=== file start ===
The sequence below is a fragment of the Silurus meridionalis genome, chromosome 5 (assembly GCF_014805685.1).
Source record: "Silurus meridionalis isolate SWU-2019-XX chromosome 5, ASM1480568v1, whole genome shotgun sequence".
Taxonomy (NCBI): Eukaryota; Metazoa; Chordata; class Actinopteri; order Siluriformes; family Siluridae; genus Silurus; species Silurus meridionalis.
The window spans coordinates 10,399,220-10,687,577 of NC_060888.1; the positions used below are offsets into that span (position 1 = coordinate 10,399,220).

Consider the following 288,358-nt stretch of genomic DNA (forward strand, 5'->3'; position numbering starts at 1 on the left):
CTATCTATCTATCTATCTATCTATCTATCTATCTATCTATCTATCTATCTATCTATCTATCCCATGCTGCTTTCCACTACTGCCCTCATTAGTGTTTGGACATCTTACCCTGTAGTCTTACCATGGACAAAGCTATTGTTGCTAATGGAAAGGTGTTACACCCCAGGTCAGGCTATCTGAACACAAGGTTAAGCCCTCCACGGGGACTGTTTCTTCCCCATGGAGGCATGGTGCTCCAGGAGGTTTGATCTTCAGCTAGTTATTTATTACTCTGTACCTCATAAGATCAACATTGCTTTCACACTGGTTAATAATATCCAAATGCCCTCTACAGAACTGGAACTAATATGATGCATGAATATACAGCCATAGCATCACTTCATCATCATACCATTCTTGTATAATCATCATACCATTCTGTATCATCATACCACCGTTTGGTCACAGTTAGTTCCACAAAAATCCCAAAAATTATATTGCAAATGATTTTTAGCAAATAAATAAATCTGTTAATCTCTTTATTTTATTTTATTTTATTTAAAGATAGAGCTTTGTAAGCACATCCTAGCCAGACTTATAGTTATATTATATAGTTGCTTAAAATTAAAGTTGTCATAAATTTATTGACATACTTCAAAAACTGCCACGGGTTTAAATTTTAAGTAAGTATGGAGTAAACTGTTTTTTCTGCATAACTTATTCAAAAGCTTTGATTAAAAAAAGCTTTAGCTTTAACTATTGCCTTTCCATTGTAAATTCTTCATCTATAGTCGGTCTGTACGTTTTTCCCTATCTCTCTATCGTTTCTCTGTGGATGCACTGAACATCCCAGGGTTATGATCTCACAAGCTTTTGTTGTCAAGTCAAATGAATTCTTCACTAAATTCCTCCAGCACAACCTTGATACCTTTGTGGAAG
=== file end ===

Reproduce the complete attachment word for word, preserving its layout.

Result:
The sequence below is a fragment of the Silurus meridionalis genome, chromosome 5 (assembly GCF_014805685.1).
Source record: "Silurus meridionalis isolate SWU-2019-XX chromosome 5, ASM1480568v1, whole genome shotgun sequence".
Taxonomy (NCBI): Eukaryota; Metazoa; Chordata; class Actinopteri; order Siluriformes; family Siluridae; genus Silurus; species Silurus meridionalis.
The window spans coordinates 10,399,220-10,687,577 of NC_060888.1; the positions used below are offsets into that span (position 1 = coordinate 10,399,220).

Consider the following 288,358-nt stretch of genomic DNA (forward strand, 5'->3'; position numbering starts at 1 on the left):
CTATCTATCTATCTATCTATCTATCTATCTATCTATCTATCTATCTATCTATCTATCTATCCCATGCTGCTTTCCACTACTGCCCTCATTAGTGTTTGGACATCTTACCCTGTAGTCTTACCATGGACAAAGCTATTGTTGCTAATGGAAAGGTGTTACACCCCAGGTCAGGCTATCTGAACACAAGGTTAAGCCCTCCACGGGGACTGTTTCTTCCCCATGGAGGCATGGTGCTCCAGGAGGTTTGATCTTCAGCTAGTTATTTATTACTCTGTACCTCATAAGATCAACATTGCTTTCACACTGGTTAATAATATCCAAATGCCCTCTACAGAACTGGAACTAATATGATGCATGAATATACAGCCATAGCATCACTTCATCATCATACCATTCTTGTATAATCATCATACCATTCTGTATCATCATACCACCGTTTGGTCACAGTTAGTTCCACAAAAATCCCAAAAATTATATTGCAAATGATTTTTAGCAAATAAATAAATCTGTTAATCTCTTTATTTTATTTTATTTTATTTAAAGATAGAGCTTTGTAAGCACATCCTAGCCAGACTTATAGTTATATTATATAGTTGCTTAAAATTAAAGTTGTCATAAATTTATTGACATACTTCAAAAACTGCCACGGGTTTAAATTTTAAGTAAGTATGGAGTAAACTGTTTTTTCTGCATAACTTATTCAAAAGCTTTGATTAAAAAAAGCTTTAGCTTTAACTATTGCCTTTCCATTGTAAATTCTTCATCTATAGTCGGTCTGTACGTTTTTCCCTATCTCTCTATCGTTTCTCTGTGGATGCACTGAACATCCCAGGGTTATGATCTCACAAGCTTTTGTTGTCAAGTCAAATGAATTCTTCACTAAATTCCTCCAGCACAACCTTGATACCTTTGTGGAAG